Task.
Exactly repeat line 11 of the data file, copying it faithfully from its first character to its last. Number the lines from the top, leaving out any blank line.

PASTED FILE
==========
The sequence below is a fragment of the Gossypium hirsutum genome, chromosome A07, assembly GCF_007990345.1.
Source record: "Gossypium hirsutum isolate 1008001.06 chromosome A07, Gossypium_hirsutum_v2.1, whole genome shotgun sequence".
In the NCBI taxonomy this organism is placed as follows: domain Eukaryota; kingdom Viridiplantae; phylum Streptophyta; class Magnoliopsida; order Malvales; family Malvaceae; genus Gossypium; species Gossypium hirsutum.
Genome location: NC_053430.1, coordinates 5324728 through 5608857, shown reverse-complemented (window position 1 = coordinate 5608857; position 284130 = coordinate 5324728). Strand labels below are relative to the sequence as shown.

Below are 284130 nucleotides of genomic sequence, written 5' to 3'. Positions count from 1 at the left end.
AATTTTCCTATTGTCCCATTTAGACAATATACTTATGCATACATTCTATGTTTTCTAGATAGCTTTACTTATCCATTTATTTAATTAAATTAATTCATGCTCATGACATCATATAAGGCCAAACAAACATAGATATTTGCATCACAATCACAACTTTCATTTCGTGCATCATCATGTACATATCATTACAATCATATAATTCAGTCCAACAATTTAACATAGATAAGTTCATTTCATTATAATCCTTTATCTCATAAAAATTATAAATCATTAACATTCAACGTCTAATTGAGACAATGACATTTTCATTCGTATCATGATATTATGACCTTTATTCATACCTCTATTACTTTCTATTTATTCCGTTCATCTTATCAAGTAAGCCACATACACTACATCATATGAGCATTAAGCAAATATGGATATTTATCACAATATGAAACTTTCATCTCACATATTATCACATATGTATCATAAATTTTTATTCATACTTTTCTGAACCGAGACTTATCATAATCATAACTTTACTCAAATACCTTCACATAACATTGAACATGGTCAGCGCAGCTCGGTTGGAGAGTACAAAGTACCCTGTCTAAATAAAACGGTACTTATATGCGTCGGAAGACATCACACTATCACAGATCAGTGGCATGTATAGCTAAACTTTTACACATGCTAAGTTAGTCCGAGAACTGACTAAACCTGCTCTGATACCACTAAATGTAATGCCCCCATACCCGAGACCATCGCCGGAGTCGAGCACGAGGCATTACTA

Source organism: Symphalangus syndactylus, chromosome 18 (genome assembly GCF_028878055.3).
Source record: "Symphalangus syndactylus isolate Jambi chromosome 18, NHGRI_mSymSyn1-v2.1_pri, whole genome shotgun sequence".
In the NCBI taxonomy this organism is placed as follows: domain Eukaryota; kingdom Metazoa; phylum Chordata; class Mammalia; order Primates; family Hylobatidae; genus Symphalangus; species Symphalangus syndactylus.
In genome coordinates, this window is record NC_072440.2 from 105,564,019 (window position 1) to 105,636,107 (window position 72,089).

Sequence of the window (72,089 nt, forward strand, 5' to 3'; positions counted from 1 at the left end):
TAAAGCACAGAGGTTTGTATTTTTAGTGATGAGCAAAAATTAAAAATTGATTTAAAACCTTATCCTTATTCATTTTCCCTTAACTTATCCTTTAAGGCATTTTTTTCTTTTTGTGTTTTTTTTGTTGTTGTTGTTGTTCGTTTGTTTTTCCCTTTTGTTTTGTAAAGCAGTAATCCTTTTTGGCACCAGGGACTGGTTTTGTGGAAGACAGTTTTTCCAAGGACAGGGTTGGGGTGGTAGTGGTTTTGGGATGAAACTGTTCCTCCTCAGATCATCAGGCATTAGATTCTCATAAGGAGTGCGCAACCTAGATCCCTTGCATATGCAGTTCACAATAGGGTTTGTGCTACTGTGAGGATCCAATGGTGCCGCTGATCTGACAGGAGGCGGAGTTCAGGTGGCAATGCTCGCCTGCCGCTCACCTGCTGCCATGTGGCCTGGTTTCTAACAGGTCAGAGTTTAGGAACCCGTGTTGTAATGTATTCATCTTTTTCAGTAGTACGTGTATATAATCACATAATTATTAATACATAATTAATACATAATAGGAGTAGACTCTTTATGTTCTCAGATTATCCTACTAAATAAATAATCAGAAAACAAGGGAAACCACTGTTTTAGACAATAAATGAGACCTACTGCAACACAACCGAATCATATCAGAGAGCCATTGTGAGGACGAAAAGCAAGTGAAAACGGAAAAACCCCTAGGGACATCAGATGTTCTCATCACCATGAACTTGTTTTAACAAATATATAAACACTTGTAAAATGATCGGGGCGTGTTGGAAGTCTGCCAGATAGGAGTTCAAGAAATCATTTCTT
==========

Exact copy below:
Sequence of the window (72,089 nt, forward strand, 5' to 3'; positions counted from 1 at the left end):